DokuWiki: A Versatile Tool for Developer and End-User Documentation

DokuWiki is a one-stop-shop for developer and end-user documentation--with support for both online and offline use cases!

DokuWiki: A Versatile Tool for Developer and End-User Documentation

Years ago, I went looking for a way to create end-user documentation for one of my applications.

I looked into the old .chm (Compiled HTML) file format, which is what I believe Access was originally designed to work with.  I found it overly complicated and could never manage to create even a simple proof of concept.

I liked the idea of using a wiki, but I wanted to be able to create an offline version of the documentation without having to maintain two separate systems.  I also didn't like how most wikis used databases to store the page content.  I found such systems too opaque.

As I was considering my options, it occurred to me that I might be able to find a solution for both end-user documentation and developer documentation.

My list of requirements was eclectic.  I resigned myself to having to pick the least bad option.

And then, I found my unicorn: DokuWiki.

Key Features

DokuWiki is a powerful, yet lightweight, wiki software.

dokuwiki [DokuWiki]

Its unique approach to storing content in plain text files, rather than relying on a database, sets it apart from other wiki solutions.

DokuWiki's key features include:

  • Text-file and folder based content management (vs. database storage)
  • A simple, intuitive syntax for formatting content
  • Built-in access control and user management
  • An extensive plugin system

Why I Went With DokuWiki

There were four primary reasons:

  1. Text-file and folder-based system
  2. Online and offline documentation from one source
  3. Free and open source
  4. Easily extensible via plugins

Text-File Based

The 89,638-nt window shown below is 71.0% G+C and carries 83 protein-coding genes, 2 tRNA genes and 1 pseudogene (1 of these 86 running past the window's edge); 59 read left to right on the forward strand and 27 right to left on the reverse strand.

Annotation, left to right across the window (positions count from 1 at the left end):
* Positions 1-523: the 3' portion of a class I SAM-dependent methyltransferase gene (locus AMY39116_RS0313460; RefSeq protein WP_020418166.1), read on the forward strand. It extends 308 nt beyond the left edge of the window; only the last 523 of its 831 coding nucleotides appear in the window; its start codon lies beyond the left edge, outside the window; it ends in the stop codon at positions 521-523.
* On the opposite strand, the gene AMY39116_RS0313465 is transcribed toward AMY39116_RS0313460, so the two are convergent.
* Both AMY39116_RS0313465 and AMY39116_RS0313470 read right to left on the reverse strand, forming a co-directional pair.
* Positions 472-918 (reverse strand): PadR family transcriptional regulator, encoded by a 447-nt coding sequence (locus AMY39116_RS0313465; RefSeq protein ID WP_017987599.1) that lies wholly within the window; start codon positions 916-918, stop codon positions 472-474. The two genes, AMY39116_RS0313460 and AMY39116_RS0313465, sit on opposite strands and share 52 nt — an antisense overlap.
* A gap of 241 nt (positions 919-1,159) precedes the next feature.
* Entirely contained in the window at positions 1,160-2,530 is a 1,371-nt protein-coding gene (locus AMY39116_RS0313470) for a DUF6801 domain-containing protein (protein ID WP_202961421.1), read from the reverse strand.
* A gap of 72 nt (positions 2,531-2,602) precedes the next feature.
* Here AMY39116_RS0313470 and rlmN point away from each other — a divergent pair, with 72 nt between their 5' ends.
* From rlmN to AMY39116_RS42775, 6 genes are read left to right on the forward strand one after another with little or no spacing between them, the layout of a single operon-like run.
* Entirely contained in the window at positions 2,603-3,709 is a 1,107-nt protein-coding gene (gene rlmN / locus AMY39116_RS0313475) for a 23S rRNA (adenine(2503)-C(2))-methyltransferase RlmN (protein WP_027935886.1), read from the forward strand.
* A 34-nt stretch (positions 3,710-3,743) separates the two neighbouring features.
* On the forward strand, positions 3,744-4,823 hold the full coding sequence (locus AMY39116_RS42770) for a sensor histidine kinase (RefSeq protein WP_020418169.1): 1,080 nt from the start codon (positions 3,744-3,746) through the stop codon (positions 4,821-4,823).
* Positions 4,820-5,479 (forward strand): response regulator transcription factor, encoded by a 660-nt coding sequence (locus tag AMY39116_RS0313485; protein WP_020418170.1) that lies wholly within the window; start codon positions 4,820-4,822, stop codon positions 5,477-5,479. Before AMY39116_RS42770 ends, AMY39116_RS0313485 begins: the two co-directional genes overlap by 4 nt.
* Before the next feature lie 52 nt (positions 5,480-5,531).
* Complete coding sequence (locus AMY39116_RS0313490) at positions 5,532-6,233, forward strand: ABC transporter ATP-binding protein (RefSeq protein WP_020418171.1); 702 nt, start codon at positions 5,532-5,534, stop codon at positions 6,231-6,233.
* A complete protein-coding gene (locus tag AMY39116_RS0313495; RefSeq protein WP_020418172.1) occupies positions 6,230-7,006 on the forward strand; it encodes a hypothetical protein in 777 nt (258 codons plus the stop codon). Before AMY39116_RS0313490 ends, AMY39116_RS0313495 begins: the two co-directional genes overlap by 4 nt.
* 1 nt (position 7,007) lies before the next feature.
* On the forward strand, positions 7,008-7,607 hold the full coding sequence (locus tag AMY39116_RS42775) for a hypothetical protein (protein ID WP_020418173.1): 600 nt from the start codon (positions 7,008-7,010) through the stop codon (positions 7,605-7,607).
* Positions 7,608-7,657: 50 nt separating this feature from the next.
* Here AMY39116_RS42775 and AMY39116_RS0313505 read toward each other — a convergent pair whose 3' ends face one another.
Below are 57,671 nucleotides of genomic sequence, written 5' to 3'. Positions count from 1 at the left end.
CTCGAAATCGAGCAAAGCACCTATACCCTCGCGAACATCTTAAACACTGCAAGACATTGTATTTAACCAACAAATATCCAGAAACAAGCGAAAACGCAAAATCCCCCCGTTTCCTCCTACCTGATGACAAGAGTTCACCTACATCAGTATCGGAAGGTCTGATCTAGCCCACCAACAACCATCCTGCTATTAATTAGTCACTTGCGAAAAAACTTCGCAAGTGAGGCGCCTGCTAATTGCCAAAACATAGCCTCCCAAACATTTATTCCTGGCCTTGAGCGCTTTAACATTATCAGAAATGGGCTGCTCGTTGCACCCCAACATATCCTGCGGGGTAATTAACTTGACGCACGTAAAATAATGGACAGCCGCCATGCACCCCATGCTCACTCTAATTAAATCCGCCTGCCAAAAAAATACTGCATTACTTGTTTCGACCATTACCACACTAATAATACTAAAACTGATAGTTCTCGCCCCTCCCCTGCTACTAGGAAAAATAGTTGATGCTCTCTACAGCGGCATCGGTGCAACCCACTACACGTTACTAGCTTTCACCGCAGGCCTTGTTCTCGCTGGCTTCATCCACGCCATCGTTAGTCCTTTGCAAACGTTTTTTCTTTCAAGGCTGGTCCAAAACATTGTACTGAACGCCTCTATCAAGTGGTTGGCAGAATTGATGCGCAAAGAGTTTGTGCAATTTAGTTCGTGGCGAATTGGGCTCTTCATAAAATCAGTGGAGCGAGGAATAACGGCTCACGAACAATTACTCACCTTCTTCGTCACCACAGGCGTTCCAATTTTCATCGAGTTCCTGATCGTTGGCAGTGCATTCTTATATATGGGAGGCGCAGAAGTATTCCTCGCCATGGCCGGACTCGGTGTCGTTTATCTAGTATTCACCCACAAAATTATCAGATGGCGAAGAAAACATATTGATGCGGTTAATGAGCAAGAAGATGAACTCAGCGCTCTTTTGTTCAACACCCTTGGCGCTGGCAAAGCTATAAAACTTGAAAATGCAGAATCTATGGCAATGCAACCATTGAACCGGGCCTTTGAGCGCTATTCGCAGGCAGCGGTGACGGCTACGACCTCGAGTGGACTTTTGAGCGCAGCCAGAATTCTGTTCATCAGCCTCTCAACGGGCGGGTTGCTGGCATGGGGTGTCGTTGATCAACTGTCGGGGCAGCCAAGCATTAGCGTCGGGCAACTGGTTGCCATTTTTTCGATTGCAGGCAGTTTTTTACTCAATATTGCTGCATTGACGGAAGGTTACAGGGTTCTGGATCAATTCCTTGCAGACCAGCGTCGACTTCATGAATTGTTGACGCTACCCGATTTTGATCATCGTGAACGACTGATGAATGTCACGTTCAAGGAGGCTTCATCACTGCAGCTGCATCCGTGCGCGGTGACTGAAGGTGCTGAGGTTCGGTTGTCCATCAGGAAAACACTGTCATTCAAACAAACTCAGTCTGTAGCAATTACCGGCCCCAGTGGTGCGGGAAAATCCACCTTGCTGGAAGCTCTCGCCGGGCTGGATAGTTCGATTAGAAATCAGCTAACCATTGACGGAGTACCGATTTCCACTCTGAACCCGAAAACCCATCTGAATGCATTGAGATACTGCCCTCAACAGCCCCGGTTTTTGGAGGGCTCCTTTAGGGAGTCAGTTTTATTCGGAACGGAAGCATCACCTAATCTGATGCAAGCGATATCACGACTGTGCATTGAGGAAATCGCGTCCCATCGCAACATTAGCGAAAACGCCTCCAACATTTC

By far, this feature is what sets DokuWiki apart the most from other wikis (at least the ones I researched at the time).  This feature also opens the door to some unexpected and intriguing use cases.

Version Control Integration

Longtime readers know how I feel about version control.

If there's a way to put something in version control, I'm all in.  By putting my documentation under version control, I'm able to maintain synchronized clones of my wiki on all of my local development machines as well as on my web server. Among other things, this means I have multiple backups of my wiki for disaster recovery purposes.

Automatic Help Generation From VBA

The other interesting thing this feature enables is the automatic creation of help files from within Access.

Using an AutoKeys macro and a consistent naming convention, I've set up a system where pressing the F1 key on any open form or report will take you directly to the wiki page associated with that Access object.

I use the labels, tool tips, and status bar properties to create a skeleton of the initial help page on my local machine, then use version control to push the changes up to the web server.  

Watch for more about this in future articles.

Single Source of Truth

The original application I wanted to create online documentation for was a tax collection program that was often used by customers working offline.